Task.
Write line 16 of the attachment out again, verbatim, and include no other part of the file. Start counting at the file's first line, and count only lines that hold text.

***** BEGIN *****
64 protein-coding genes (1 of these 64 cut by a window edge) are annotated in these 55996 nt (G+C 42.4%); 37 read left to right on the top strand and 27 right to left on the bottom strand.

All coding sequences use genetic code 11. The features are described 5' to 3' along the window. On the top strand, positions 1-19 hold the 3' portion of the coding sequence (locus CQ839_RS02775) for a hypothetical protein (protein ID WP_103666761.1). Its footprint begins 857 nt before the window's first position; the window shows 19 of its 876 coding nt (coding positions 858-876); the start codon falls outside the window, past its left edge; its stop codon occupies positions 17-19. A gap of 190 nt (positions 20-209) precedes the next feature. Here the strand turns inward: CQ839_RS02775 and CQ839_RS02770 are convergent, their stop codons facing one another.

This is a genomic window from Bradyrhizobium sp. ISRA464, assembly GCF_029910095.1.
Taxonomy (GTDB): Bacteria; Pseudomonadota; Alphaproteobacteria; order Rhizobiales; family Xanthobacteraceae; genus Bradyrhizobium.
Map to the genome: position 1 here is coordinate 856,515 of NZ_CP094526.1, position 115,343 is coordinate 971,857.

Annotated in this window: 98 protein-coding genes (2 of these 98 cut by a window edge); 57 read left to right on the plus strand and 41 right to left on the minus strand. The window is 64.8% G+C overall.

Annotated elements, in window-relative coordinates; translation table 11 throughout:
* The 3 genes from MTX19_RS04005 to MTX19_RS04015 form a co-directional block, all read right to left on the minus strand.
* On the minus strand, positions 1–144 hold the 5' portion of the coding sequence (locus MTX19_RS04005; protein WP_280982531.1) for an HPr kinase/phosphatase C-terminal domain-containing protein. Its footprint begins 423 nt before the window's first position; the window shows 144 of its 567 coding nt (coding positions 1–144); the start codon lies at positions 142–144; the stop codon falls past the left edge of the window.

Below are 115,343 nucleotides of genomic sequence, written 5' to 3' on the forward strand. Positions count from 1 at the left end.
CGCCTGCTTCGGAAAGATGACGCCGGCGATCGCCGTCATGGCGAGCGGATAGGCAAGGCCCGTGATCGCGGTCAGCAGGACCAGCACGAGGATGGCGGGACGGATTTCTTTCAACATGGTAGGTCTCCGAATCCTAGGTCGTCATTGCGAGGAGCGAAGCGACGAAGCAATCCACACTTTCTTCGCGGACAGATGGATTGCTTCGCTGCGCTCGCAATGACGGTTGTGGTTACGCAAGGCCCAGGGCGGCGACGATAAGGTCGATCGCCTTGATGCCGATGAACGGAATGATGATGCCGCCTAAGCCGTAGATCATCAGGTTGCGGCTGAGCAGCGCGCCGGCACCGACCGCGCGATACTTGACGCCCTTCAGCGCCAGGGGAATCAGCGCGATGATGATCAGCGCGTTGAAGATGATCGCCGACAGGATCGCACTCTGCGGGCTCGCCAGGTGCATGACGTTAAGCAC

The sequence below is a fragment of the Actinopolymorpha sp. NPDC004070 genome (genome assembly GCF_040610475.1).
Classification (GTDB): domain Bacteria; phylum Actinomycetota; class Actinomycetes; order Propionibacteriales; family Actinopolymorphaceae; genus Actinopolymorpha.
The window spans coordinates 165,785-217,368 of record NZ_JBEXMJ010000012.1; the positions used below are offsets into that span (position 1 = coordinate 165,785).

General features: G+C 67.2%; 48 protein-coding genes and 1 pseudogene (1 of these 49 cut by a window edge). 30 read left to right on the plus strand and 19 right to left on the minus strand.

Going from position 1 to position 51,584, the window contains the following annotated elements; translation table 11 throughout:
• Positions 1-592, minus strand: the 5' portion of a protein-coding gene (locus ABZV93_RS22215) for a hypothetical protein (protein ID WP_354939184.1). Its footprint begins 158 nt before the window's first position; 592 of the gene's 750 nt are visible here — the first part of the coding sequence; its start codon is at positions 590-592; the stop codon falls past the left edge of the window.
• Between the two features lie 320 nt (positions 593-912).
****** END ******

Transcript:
Going from position 1 to position 51,584, the window contains the following annotated elements; translation table 11 throughout: